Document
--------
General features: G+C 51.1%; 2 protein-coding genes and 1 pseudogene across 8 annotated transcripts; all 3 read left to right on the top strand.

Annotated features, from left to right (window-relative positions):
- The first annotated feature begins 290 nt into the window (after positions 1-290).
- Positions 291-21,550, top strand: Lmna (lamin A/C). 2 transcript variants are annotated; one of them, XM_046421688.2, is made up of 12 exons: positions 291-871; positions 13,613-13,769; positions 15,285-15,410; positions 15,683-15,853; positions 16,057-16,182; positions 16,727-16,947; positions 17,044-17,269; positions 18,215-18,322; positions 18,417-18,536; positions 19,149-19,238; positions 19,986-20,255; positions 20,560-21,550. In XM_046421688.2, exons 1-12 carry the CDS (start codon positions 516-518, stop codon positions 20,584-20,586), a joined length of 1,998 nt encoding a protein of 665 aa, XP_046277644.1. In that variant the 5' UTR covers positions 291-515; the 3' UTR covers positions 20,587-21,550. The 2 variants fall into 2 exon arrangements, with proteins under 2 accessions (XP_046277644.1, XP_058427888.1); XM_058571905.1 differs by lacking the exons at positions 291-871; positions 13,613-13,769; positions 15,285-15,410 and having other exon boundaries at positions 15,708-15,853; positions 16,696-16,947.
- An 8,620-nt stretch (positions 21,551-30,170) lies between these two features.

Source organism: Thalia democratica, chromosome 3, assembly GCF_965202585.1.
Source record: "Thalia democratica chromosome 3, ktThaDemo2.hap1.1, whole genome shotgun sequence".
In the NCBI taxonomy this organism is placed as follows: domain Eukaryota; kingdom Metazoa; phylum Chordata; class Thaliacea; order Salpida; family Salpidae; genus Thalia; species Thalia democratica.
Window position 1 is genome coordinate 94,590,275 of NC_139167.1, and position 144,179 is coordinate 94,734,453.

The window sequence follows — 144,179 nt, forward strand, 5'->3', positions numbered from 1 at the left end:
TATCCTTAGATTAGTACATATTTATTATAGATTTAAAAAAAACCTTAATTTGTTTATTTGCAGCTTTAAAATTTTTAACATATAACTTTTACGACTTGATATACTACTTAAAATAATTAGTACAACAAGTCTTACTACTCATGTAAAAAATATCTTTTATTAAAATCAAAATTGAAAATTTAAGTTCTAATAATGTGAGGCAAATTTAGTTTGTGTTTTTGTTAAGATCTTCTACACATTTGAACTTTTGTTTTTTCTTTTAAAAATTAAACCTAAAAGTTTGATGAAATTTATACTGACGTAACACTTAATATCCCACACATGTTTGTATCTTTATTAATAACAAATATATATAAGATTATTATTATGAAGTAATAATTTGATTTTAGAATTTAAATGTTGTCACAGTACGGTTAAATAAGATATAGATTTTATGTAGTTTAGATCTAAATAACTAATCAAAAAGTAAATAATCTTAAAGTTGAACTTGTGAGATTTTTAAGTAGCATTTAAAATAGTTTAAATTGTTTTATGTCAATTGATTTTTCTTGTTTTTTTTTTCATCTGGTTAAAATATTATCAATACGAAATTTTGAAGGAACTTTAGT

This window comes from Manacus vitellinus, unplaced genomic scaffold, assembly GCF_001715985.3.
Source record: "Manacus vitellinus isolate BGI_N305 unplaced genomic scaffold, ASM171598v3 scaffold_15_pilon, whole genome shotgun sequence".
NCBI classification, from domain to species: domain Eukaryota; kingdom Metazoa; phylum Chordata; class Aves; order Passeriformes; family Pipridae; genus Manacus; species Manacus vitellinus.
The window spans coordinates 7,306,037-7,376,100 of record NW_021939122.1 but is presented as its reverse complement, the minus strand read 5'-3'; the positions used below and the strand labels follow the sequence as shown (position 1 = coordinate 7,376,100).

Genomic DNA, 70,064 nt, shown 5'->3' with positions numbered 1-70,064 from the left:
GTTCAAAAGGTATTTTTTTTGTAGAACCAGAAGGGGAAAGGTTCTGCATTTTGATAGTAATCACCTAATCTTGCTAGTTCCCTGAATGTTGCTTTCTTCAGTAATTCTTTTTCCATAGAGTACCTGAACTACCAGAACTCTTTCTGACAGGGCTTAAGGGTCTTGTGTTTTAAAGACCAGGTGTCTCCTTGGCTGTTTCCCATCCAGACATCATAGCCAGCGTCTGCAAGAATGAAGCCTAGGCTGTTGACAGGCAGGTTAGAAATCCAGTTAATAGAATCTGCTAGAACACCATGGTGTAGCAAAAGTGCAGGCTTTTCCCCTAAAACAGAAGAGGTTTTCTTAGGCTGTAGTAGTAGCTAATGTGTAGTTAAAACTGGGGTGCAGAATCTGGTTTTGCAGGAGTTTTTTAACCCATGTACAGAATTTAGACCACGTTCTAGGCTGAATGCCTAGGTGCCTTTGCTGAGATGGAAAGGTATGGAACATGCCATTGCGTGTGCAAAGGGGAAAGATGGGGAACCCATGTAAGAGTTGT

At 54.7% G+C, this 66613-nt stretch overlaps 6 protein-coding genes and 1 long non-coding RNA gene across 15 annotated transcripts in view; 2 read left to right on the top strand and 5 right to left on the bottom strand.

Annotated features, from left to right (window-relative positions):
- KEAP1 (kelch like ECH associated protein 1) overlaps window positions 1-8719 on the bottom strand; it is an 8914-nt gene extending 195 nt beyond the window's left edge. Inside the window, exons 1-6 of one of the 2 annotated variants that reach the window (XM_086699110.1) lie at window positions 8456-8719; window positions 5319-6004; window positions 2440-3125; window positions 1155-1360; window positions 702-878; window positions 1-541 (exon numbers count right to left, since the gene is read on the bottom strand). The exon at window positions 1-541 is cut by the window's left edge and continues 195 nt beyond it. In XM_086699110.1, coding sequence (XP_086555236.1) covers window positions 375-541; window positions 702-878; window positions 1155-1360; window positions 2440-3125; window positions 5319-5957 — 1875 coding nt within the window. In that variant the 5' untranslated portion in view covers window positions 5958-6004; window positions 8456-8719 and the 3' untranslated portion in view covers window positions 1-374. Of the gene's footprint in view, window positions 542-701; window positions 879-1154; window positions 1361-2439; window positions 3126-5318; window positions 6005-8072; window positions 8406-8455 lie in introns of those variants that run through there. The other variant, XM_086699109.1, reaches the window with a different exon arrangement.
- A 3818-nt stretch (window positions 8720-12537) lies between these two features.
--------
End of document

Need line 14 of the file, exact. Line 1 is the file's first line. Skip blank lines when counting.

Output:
NCBI classification, from domain to species: domain Eukaryota; kingdom Metazoa; phylum Chordata; class Aves; order Passeriformes; family Pipridae; genus Manacus; species Manacus vitellinus.